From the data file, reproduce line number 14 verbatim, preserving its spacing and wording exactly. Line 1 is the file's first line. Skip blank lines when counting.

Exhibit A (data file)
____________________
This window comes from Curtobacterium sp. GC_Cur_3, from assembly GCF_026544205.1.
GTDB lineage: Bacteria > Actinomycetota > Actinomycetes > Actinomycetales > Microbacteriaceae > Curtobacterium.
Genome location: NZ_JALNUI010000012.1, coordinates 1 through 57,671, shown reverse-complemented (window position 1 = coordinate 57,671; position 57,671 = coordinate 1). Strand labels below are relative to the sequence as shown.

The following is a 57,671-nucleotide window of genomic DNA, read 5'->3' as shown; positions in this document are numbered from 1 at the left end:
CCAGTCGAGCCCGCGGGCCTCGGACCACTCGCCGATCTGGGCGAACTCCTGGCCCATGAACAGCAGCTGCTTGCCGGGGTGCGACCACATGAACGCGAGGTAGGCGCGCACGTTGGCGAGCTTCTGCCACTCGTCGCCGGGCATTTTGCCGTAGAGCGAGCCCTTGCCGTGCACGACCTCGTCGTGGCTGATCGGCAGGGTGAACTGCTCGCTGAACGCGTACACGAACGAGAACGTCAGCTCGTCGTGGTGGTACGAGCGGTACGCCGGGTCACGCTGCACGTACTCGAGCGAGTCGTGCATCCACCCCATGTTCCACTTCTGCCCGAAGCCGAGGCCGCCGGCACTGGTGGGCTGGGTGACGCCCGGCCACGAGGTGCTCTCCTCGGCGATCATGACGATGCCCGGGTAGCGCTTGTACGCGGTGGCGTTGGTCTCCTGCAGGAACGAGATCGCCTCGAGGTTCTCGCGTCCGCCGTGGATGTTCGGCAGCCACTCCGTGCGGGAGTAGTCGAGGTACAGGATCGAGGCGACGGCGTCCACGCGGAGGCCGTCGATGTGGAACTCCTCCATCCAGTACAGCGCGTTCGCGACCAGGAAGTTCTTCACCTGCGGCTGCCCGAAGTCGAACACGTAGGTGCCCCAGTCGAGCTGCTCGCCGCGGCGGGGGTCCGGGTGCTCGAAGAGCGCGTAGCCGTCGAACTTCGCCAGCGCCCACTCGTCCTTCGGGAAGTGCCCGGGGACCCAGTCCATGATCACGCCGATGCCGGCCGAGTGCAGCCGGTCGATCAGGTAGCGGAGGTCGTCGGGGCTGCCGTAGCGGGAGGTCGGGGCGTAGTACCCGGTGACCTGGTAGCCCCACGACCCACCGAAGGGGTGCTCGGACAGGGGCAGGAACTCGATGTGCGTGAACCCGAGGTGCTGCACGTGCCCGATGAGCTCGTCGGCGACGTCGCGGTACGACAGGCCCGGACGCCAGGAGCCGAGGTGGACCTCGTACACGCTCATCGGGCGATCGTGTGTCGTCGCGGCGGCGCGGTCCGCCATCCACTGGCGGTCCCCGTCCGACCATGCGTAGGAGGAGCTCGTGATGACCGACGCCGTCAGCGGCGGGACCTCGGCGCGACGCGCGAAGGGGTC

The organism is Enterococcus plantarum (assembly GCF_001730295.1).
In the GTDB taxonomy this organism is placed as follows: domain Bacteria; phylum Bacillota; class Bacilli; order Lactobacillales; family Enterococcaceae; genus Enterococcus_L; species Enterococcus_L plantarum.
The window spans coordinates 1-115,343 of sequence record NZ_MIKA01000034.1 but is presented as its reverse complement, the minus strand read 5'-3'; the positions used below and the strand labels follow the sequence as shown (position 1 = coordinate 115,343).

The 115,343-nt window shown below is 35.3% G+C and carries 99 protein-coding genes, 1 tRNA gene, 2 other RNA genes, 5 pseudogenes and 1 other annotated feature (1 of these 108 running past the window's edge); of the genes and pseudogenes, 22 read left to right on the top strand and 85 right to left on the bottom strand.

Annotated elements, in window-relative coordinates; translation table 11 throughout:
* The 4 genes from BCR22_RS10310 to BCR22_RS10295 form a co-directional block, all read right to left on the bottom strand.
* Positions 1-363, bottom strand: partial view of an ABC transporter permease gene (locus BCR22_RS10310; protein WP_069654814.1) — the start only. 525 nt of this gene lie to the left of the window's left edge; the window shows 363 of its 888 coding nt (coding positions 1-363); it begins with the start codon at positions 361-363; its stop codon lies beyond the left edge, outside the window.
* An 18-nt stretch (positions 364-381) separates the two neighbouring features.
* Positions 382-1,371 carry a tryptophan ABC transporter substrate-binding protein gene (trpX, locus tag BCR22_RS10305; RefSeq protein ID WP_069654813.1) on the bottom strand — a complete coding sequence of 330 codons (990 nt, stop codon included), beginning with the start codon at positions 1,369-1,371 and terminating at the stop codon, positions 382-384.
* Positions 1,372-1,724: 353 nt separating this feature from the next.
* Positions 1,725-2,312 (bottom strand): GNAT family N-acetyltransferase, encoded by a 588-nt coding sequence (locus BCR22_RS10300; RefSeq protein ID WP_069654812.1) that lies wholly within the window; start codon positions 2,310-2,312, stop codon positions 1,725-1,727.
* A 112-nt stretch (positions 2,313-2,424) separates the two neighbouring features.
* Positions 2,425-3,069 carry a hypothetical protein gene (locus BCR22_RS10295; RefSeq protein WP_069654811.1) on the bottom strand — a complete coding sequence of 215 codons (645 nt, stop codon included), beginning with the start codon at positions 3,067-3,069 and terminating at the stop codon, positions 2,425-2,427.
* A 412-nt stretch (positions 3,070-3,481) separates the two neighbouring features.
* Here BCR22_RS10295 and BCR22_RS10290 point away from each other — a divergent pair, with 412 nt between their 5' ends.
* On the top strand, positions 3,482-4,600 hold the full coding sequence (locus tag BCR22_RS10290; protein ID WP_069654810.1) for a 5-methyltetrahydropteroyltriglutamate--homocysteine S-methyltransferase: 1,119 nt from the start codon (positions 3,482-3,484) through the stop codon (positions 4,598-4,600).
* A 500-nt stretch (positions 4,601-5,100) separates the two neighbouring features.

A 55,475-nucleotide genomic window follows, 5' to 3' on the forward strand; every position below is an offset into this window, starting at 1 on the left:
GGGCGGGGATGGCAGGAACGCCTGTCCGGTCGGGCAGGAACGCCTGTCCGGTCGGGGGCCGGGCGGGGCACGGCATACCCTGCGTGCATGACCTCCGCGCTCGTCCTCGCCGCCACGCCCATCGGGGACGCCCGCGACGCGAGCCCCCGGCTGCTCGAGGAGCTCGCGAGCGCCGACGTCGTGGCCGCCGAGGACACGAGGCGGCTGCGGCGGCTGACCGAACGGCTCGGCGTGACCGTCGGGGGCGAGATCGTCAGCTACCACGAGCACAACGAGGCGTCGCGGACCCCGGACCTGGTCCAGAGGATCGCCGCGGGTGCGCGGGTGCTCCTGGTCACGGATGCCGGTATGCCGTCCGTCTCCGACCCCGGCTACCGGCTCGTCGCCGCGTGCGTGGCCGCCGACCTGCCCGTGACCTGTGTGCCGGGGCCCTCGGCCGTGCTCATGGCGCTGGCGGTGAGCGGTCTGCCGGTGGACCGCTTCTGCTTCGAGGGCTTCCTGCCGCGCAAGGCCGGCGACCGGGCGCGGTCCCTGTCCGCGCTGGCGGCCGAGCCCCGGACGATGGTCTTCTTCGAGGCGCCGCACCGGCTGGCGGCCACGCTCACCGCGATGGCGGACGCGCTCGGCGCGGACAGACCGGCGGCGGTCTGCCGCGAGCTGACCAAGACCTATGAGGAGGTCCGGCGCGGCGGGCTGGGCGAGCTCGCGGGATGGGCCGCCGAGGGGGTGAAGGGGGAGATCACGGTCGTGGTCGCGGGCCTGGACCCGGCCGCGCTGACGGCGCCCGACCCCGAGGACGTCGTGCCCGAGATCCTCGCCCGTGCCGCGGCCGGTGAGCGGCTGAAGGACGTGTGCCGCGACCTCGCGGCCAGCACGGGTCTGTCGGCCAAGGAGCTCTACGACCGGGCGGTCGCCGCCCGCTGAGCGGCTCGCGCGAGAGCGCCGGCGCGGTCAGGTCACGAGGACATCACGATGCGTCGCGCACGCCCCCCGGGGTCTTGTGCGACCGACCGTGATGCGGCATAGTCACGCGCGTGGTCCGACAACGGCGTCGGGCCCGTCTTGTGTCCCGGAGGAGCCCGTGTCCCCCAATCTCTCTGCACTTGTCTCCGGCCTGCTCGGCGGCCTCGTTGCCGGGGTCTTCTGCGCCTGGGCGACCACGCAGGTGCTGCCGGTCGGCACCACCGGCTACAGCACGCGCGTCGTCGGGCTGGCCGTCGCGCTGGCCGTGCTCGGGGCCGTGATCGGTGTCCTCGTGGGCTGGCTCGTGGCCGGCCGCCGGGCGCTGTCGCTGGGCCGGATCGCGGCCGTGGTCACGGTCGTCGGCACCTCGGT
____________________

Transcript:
* Positions 382-1,371 carry a tryptophan ABC transporter substrate-binding protein gene (trpX, locus tag BCR22_RS10305; RefSeq protein ID WP_069654813.1) on the bottom strand — a complete coding sequence of 330 codons (990 nt, stop codon included), beginning with the start codon at positions 1,369-1,371 and terminating at the stop codon, positions 382-384.